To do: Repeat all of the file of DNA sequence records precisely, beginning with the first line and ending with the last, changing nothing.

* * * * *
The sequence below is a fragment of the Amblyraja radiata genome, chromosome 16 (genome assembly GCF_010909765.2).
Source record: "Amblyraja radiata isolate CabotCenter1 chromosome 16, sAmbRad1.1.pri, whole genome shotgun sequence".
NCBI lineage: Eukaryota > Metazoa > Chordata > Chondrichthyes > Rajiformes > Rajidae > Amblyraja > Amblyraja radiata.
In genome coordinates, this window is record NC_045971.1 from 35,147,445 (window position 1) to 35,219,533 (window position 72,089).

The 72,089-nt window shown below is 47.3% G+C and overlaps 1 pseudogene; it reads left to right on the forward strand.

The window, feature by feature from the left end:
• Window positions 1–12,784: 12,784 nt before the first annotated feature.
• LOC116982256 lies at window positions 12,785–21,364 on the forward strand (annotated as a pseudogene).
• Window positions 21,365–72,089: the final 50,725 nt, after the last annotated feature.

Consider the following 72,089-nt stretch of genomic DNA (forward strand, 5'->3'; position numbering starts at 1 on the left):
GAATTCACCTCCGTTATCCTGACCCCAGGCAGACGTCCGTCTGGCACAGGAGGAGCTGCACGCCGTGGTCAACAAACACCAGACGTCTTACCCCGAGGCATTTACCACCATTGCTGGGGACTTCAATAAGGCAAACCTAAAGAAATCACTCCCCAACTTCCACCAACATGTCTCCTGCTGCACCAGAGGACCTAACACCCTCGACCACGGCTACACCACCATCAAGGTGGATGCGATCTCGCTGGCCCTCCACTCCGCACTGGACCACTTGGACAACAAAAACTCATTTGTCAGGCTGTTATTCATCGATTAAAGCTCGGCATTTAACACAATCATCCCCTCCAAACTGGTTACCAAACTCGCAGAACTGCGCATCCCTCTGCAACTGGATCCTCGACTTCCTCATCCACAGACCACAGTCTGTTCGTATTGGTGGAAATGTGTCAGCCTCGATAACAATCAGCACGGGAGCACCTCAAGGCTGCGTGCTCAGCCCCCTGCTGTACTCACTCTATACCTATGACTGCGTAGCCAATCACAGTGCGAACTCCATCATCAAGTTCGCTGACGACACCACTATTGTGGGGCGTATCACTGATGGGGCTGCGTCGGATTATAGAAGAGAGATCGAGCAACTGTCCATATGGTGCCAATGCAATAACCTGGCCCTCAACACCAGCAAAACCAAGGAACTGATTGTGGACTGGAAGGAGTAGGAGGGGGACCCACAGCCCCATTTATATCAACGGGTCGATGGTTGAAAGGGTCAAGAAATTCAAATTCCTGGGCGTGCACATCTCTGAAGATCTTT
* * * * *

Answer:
The sequence below is a fragment of the Amblyraja radiata genome, chromosome 16 (genome assembly GCF_010909765.2).
Source record: "Amblyraja radiata isolate CabotCenter1 chromosome 16, sAmbRad1.1.pri, whole genome shotgun sequence".
NCBI lineage: Eukaryota > Metazoa > Chordata > Chondrichthyes > Rajiformes > Rajidae > Amblyraja > Amblyraja radiata.
In genome coordinates, this window is record NC_045971.1 from 35,147,445 (window position 1) to 35,219,533 (window position 72,089).

The 72,089-nt window shown below is 47.3% G+C and overlaps 1 pseudogene; it reads left to right on the forward strand.

The window, feature by feature from the left end:
• Window positions 1–12,784: 12,784 nt before the first annotated feature.
• LOC116982256 lies at window positions 12,785–21,364 on the forward strand (annotated as a pseudogene).
• Window positions 21,365–72,089: the final 50,725 nt, after the last annotated feature.

Consider the following 72,089-nt stretch of genomic DNA (forward strand, 5'->3'; position numbering starts at 1 on the left):
GAATTCACCTCCGTTATCCTGACCCCAGGCAGACGTCCGTCTGGCACAGGAGGAGCTGCACGCCGTGGTCAACAAACACCAGACGTCTTACCCCGAGGCATTTACCACCATTGCTGGGGACTTCAATAAGGCAAACCTAAAGAAATCACTCCCCAACTTCCACCAACATGTCTCCTGCTGCACCAGAGGACCTAACACCCTCGACCACGGCTACACCACCATCAAGGTGGATGCGATCTCGCTGGCCCTCCACTCCGCACTGGACCACTTGGACAACAAAAACTCATTTGTCAGGCTGTTATTCATCGATTAAAGCTCGGCATTTAACACAATCATCCCCTCCAAACTGGTTACCAAACTCGCAGAACTGCGCATCCCTCTGCAACTGGATCCTCGACTTCCTCATCCACAGACCACAGTCTGTTCGTATTGGTGGAAATGTGTCAGCCTCGATAACAATCAGCACGGGAGCACCTCAAGGCTGCGTGCTCAGCCCCCTGCTGTACTCACTCTATACCTATGACTGCGTAGCCAATCACAGTGCGAACTCCATCATCAAGTTCGCTGACGACACCACTATTGTGGGGCGTATCACTGATGGGGCTGCGTCGGATTATAGAAGAGAGATCGAGCAACTGTCCATATGGTGCCAATGCAATAACCTGGCCCTCAACACCAGCAAAACCAAGGAACTGATTGTGGACTGGAAGGAGTAGGAGGGGGACCCACAGCCCCATTTATATCAACGGGTCGATGGTTGAAAGGGTCAAGAAATTCAAATTCCTGGGCGTGCACATCTCTGAAGATCTTT